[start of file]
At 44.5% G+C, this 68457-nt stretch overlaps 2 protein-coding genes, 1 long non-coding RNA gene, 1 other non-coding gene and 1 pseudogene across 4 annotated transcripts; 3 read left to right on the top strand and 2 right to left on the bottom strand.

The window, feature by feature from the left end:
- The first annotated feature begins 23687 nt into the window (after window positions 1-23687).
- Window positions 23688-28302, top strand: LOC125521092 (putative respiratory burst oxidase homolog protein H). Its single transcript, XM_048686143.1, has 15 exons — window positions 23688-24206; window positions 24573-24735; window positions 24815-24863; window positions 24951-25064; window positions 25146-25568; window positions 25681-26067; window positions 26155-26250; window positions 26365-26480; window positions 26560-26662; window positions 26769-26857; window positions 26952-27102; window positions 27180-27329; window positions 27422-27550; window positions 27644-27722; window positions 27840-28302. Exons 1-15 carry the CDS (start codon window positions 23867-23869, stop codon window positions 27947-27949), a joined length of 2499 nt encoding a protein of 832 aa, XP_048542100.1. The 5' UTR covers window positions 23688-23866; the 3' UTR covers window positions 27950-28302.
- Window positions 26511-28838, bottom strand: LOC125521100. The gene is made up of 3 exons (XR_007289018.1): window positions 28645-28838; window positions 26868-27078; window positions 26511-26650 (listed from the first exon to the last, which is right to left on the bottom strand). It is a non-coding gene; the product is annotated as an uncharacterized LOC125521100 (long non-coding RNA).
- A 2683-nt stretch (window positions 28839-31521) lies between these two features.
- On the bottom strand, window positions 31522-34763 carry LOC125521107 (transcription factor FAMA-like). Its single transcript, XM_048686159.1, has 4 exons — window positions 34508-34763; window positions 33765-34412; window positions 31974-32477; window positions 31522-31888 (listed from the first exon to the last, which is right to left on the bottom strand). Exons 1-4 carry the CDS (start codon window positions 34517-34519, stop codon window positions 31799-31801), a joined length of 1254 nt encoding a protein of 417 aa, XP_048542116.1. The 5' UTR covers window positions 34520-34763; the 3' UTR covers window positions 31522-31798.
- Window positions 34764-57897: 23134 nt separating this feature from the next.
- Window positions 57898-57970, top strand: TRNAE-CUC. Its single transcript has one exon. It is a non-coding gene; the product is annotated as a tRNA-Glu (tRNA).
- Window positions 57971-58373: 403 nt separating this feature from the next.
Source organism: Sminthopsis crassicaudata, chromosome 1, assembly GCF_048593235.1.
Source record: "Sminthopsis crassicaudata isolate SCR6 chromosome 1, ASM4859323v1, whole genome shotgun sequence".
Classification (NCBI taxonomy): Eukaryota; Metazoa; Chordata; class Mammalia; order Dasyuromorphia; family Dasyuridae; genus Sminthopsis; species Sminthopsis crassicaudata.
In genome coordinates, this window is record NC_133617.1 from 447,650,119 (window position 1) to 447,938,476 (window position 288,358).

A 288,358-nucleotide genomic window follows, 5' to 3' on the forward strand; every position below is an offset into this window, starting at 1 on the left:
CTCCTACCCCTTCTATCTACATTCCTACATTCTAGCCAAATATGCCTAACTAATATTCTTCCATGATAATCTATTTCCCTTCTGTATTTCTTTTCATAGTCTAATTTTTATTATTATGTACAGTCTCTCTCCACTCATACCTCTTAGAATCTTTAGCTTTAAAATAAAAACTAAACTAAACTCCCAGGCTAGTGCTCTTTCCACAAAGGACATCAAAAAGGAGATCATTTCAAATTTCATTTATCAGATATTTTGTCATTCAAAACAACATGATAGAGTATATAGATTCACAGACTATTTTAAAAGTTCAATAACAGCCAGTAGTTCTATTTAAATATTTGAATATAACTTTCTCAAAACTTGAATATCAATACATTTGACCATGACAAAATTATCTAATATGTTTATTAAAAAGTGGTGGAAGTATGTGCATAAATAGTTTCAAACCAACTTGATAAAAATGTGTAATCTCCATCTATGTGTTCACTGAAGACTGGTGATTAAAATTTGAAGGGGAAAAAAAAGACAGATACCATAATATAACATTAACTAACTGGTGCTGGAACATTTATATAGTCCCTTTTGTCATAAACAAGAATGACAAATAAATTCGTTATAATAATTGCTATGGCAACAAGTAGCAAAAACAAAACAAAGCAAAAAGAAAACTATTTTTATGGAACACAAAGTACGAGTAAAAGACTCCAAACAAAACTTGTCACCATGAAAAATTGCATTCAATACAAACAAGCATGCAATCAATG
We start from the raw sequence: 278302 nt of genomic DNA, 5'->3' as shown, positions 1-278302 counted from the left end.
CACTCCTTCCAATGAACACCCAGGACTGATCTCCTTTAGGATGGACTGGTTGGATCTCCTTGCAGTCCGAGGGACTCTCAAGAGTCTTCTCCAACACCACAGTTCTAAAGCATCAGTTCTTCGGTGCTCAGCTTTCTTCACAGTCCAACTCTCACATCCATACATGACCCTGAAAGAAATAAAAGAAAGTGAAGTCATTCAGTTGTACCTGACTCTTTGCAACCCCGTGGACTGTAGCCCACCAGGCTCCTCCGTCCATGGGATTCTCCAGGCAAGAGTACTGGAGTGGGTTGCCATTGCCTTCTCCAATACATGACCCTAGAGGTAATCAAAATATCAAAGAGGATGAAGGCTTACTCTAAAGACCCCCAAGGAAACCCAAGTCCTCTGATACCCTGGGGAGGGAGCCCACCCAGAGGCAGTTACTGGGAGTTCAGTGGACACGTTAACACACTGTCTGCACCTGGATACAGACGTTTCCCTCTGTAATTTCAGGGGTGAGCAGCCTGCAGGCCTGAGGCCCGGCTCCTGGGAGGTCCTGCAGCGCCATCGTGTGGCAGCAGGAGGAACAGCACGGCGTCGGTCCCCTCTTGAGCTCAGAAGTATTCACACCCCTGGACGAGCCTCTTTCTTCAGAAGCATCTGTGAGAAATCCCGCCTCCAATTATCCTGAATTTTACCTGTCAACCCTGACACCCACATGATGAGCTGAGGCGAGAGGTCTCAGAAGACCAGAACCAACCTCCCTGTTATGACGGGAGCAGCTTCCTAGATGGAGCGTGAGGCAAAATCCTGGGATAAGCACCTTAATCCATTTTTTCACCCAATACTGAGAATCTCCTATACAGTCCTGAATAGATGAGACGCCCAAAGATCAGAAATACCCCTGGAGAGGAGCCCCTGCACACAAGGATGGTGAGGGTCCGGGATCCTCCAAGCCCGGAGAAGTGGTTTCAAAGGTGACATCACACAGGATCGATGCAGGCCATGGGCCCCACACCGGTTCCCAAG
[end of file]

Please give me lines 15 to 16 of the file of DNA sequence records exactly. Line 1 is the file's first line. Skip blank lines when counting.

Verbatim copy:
A 288,358-nucleotide genomic window follows, 5' to 3' on the forward strand; every position below is an offset into this window, starting at 1 on the left:
CTCCTACCCCTTCTATCTACATTCCTACATTCTAGCCAAATATGCCTAACTAATATTCTTCCATGATAATCTATTTCCCTTCTGTATTTCTTTTCATAGTCTAATTTTTATTATTATGTACAGTCTCTCTCCACTCATACCTCTTAGAATCTTTAGCTTTAAAATAAAAACTAAACTAAACTCCCAGGCTAGTGCTCTTTCCACAAAGGACATCAAAAAGGAGATCATTTCAAATTTCATTTATCAGATATTTTGTCATTCAAAACAACATGATAGAGTATATAGATTCACAGACTATTTTAAAAGTTCAATAACAGCCAGTAGTTCTATTTAAATATTTGAATATAACTTTCTCAAAACTTGAATATCAATACATTTGACCATGACAAAATTATCTAATATGTTTATTAAAAAGTGGTGGAAGTATGTGCATAAATAGTTTCAAACCAACTTGATAAAAATGTGTAATCTCCATCTATGTGTTCACTGAAGACTGGTGATTAAAATTTGAAGGGGAAAAAAAAGACAGATACCATAATATAACATTAACTAACTGGTGCTGGAACATTTATATAGTCCCTTTTGTCATAAACAAGAATGACAAATAAATTCGTTATAATAATTGCTATGGCAACAAGTAGCAAAAACAAAACAAAGCAAAAAGAAAACTATTTTTATGGAACACAAAGTACGAGTAAAAGACTCCAAACAAAACTTGTCACCATGAAAAATTGCATTCAATACAAACAAGCATGCAATCAATG